At the dawn of the New Year, resolutions are traditionally made. In Japan, darumas represent resolutions, and are given to one’s self or others, any day of the year. The word daruma, derived from the Sanskrit word "dharma," originally referred to Bodhidharma, the founder of the Zen sect of Buddhism. In recent historical times, the term came to be used for dolls in the shape of the founder performing zazen meditation. From the head down, the dolls are painted as if though were wearing a robe. The zazen posture is one with the legs folded under the body, and the meditation involves clearing the mind of distracting thoughts to achieve a mental state totally free from trouble in an attempt to recognize the truth by mental concentration.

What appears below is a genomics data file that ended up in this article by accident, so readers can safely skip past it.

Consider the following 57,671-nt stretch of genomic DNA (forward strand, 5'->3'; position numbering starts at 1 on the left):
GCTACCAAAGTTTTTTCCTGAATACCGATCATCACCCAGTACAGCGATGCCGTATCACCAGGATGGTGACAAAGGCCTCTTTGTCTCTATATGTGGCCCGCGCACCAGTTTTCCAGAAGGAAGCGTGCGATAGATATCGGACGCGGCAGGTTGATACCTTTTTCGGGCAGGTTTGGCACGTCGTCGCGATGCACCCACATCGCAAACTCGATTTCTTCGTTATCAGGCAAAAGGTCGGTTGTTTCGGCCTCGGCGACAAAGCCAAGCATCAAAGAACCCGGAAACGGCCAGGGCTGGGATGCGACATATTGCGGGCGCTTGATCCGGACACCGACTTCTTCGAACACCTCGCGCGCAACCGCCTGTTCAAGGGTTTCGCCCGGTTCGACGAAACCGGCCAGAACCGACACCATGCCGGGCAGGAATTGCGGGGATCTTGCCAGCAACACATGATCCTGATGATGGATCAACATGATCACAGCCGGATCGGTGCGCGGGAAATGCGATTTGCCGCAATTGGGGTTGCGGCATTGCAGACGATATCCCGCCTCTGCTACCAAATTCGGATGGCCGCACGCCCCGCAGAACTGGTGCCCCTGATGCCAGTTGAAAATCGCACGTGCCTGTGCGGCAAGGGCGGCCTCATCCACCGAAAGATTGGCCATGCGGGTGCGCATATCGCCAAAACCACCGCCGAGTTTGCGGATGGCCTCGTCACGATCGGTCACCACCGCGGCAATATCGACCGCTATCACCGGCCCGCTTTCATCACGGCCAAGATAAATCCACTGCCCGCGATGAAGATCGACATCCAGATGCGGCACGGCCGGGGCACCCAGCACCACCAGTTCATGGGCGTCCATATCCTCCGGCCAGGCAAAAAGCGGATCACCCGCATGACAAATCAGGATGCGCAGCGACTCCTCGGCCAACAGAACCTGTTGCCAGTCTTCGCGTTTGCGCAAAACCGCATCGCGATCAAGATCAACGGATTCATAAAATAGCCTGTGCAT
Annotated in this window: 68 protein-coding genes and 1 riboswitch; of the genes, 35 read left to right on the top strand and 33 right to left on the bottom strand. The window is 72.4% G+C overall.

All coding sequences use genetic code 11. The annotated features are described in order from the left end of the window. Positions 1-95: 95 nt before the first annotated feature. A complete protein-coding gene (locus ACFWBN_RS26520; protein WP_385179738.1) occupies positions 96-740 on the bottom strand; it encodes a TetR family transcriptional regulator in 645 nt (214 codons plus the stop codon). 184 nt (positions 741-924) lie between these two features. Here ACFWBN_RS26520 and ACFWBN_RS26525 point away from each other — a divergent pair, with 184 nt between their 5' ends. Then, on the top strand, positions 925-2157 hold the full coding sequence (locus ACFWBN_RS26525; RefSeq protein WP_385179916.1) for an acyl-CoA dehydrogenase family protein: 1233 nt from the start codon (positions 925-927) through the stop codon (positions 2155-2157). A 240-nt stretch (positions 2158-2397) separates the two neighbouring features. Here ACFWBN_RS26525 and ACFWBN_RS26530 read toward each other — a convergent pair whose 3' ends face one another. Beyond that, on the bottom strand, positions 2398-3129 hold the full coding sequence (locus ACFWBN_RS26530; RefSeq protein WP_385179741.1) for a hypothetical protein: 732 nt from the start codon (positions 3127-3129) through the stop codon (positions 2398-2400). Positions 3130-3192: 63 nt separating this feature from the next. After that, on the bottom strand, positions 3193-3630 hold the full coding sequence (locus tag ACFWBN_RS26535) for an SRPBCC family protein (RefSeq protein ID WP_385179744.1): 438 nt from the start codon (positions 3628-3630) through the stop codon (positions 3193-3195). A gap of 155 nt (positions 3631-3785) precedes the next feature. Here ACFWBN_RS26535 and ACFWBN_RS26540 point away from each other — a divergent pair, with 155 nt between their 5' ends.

Today, daruma means a small doll made from papier mache. These are thought to bring exceptionally good luck, since they always returns to their original position, even if knocked over. People think that if they face a difficult situation, whatever hardships they endure, as symbolized by the doll that always returns to its original position, they will bounce back from. Dolls are acquired at various stages during one's life, or when facing some kind of challenge. Dolls are sold without the eyes painted in. The custom is to make a resolution and paint in the left eye of the daruma. If the challenge is successful, the right eye is then also painted.
Give one to yourself in the New Year, or whenever, and take joy in shading in the right eye when the insular ambition is met.
~Ashley Simpson